I come from a long line of physical workers, people that have spent their entire lives on farms, construction sites, and mechanical workshops. And up to this point I’ve avoided that life as if it were a black hole, sucking you in forever. For some reason, I envisioned life presenting me with a binary choice – Either choose a life of intellectual labor or physical labor, and once you choose, you’re stuck.
After observing the world around me in a superficial way, I quickly realized pursuing a life of abstract intellectual labor would lead me to a comfy office job, a high-paying salary, and affirmation from “society” that I made the “right” decision – Ultimately leading to happiness, right? Currently, our economy monetarily values the strategy consultant over the small-town farmer… Sadly, for many of us, we default to what is “secure”, high paying, and “admired” (e.g. the strategy consultant). Luckily, over the past couple of months I realized this is complete bullsh**.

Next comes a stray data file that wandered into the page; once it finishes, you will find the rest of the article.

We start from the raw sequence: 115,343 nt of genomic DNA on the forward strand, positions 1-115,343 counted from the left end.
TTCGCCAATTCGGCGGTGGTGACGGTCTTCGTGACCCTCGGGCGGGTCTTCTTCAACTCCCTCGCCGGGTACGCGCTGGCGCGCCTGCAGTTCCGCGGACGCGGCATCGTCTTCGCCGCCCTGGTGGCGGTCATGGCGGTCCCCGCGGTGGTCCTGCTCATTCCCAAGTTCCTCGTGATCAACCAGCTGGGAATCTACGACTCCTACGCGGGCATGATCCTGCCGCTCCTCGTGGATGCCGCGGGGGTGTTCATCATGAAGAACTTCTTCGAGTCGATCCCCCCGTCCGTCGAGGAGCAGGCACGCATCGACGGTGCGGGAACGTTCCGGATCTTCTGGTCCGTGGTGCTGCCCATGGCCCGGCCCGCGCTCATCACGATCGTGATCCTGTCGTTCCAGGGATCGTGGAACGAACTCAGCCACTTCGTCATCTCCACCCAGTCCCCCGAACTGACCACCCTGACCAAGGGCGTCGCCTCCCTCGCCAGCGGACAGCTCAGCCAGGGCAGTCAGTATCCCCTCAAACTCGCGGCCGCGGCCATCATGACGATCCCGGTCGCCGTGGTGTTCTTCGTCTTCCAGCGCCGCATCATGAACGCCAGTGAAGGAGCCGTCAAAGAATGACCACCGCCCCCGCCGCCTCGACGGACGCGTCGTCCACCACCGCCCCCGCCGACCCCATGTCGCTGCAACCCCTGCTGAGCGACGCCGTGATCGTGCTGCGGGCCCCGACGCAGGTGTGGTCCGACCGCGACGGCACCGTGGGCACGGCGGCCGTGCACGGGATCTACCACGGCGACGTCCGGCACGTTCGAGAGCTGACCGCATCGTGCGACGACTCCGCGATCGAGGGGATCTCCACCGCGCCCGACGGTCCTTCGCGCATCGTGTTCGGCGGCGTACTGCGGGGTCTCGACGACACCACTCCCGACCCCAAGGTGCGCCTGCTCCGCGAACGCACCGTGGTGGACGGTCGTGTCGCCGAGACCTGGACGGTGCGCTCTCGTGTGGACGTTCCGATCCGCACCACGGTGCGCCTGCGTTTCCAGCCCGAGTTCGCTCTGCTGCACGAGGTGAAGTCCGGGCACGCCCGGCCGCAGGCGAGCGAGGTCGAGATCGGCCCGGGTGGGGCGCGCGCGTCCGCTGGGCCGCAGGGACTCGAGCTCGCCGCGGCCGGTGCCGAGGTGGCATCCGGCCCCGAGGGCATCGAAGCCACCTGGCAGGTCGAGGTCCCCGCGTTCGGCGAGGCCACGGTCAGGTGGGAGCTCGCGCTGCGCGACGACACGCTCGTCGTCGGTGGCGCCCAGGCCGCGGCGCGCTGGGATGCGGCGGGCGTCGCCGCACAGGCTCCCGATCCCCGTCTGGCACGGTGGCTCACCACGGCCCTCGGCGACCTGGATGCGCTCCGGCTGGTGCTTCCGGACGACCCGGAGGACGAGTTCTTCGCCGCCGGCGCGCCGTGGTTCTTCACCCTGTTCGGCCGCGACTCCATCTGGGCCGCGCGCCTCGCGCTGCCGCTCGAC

There is no such thing as a binary choice in your life, everything sits on a spectrum… It’s possible to intellectually and physically challenge yourself throughout your life journey – This is my ambition. To live a life off-grid homesteading, while intellectually challenging myself and others on topics that most of “society” wouldn’t associate with an “off-grid homesteader”. The inspiration for this choice originated through an urge to be more independent from others for my essentials… Not always needing to pay people for what makes life livable – food, shelter, water, electricity, sewage, etc.
This baby seedling of inspiration (e.g. independence) has grown into a much more meaningful pursuit, thanks to this week’s book – “The Unsettling of America”.
I intentionally chose this book because I wanted to better understand why people are so attracted to this life of labor, of moving back to “the land”, and building a more “meaningful” life.
Thankfully, Wendell Berry delivers! – I know that being a small-town farmer or off-grid homesteader isn’t appetizing for everyone, but nurturing the planet that created us, instead of exploiting it should be… And that’s what sits at the center of Wendell’s philosophy.
TLDR for “The Unsettling of America”